AED

April 8, 2016

A new diagnosis for radiologists. Part 1 of 2.

This is part 1 of a 2-part series. Read part 2.

Not long after I altered course to pursue a medical career in radiology rather than psych, the latter had something of a field day in handing out diagnoses of Attention Deficit Disorder (ADD) to just about every prepubertal comer. Then, seemingly recognizing its error, proceeded to start overdiagnosing it in adults as well.

Best as I can tell from my no-longer-actively-clinical psych perspective, it seems they’ve subsequently reined themselves in a bit, at least upon a cursory review of the DSM-V criteria. Still, ADD is far from a diagnostic rarity, and I’ve occasionally wondered whether an opposite number might exist.

Medicine isn’t often at a loss for declaring things abnormal, after all. If you take just about anything that can be quantified, and move a couple standard-deviations from the mean, it’s probably been called abnormal, or at least correlated with abnormalities. Since this tends to go in both directions, an awful lot of conditions come in multiples of two: Too much of something (hyper), or too little of it (hypo).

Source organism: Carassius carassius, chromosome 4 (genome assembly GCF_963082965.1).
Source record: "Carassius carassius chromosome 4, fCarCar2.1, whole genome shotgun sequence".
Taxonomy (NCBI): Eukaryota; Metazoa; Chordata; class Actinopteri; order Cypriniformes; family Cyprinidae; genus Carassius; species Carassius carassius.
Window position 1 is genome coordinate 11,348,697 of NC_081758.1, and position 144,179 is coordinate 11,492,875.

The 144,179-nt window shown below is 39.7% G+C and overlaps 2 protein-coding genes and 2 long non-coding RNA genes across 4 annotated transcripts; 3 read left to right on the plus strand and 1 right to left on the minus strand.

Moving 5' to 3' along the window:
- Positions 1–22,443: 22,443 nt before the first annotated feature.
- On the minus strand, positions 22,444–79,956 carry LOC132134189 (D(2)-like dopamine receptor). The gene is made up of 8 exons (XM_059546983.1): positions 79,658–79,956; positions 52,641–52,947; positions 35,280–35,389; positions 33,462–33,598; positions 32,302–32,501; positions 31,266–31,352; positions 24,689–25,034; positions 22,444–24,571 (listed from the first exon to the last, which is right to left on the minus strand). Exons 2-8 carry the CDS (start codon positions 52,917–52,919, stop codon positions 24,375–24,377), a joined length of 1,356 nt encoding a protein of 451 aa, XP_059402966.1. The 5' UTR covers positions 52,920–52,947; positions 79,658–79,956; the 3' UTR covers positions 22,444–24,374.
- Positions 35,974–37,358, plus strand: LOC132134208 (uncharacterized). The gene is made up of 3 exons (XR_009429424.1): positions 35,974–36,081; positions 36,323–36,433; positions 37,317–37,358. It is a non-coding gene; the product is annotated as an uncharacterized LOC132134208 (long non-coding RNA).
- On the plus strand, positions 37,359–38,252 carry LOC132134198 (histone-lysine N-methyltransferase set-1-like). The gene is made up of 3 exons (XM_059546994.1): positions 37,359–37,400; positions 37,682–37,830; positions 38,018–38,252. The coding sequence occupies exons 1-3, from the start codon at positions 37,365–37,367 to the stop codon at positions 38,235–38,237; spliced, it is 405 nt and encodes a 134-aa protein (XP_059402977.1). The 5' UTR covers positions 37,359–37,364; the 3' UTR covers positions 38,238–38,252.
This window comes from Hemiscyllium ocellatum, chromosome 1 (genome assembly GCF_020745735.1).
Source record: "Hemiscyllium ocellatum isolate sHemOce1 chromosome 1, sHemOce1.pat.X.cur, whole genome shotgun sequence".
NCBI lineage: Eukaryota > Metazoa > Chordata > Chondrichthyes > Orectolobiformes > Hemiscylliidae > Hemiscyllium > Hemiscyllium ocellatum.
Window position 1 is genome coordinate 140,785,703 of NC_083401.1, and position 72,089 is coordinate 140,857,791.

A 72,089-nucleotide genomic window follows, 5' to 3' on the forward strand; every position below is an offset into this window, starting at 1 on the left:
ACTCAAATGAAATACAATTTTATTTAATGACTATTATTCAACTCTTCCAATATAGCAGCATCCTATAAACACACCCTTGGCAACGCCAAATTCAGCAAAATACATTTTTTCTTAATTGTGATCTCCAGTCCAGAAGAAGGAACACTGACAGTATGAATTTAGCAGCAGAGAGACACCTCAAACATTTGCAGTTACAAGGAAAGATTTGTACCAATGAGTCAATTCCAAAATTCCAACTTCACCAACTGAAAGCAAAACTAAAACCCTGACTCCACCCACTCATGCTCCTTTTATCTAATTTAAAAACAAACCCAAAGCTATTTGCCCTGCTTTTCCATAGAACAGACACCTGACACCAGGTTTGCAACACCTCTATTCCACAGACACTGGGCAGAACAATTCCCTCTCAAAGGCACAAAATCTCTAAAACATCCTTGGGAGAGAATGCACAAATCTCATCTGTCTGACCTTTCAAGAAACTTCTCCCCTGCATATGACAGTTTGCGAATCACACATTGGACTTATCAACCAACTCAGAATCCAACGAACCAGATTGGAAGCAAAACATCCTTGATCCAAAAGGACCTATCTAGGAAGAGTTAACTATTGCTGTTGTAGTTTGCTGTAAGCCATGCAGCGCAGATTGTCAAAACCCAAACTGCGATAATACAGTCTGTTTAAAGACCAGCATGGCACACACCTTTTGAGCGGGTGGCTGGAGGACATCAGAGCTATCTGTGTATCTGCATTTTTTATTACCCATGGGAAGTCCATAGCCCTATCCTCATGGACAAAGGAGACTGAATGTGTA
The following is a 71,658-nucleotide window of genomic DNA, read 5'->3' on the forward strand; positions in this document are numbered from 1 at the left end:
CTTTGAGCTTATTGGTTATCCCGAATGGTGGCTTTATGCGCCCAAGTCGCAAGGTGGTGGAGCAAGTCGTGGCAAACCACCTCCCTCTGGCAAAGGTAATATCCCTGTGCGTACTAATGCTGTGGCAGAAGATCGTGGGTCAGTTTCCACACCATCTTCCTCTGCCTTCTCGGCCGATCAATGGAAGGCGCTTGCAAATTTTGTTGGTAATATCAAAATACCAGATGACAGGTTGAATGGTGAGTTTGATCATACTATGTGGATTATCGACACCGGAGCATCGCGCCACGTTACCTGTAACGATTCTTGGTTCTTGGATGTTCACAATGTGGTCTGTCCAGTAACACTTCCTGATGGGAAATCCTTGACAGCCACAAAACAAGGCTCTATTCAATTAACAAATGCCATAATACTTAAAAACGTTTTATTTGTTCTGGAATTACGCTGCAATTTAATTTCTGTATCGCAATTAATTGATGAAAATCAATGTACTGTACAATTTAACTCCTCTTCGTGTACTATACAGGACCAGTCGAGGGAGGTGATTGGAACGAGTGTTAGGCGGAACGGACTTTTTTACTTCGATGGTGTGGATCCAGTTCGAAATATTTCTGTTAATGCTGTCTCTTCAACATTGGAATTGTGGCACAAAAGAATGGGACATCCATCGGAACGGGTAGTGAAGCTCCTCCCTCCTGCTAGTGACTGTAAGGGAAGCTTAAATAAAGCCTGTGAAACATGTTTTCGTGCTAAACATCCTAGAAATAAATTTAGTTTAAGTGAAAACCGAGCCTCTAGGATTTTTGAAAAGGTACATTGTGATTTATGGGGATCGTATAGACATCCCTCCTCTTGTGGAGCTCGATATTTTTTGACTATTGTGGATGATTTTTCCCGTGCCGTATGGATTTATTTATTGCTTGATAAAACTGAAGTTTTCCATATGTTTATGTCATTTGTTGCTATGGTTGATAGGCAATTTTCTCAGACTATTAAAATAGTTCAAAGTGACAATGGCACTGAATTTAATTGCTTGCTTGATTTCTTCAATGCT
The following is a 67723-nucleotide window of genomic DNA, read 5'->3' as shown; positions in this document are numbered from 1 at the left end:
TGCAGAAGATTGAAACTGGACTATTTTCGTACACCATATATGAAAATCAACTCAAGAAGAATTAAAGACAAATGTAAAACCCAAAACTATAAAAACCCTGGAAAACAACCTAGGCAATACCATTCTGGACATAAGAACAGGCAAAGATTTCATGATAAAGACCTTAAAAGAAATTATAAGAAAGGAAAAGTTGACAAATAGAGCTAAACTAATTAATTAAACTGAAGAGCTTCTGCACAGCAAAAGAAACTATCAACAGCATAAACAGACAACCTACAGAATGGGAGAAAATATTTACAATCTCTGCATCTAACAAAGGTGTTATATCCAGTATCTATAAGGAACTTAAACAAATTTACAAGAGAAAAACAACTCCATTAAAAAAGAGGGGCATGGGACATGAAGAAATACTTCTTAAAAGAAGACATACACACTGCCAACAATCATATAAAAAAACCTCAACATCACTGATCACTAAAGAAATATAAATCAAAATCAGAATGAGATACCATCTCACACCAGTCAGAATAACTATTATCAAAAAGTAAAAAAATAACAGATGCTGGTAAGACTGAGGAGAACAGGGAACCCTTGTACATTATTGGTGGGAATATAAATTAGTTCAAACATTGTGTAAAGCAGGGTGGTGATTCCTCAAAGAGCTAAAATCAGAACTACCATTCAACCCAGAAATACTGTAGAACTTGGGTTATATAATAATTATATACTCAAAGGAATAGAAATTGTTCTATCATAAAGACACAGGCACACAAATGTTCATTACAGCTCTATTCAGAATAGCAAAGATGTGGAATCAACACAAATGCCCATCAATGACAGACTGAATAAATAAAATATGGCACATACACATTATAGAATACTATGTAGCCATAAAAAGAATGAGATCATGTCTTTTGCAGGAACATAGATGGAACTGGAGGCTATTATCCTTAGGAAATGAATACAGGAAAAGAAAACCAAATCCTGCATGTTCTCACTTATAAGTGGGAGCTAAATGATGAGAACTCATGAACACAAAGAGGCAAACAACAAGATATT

So, if Attention Deficit is genuine pathology, might we not consider Attention Excess a disorder too? Or is attention, like IQ, a rare instance in which one cannot have too much of a good thing?[[{"type":"media","view_mode":"media_crop","fid":"47546","attributes":{"alt":"Diagnosing radiologist","class":"media-image media-image-right","id":"media_crop_2070629203828","media_crop_h":"0","media_crop_image_style":"-1","media_crop_instance":"5606","media_crop_rotate":"0","media_crop_scale_h":"0","media_crop_scale_w":"0","media_crop_w":"0","media_crop_x":"0","media_crop_y":"0","style":"height: 120px; width: 180px; border-width: 0px; border-style: solid; margin: 1px; float: right;","title":"©Masha Tace/Shutterstock.com","typeof":"foaf:Image"}}]]

It would seem to be so, for those of us tasked with churning through endlessly-repopulating worklists despite a gazillion potential distractors. Indeed, if I were any less on-task than I am, I might find my typical 10-hour workday an interminable ordeal. My own personal Purgatory. As opposed to reaching quitting time and feeling like maybe I can grind out another few cases before feeding myself.

Still, I had a look through the DSM-V criteria for diagnosing ADD, and considered whether their extreme opposites might qualify as disorder-like, or at least maladaptive. I think I’m on to something, here…tune in next week for more.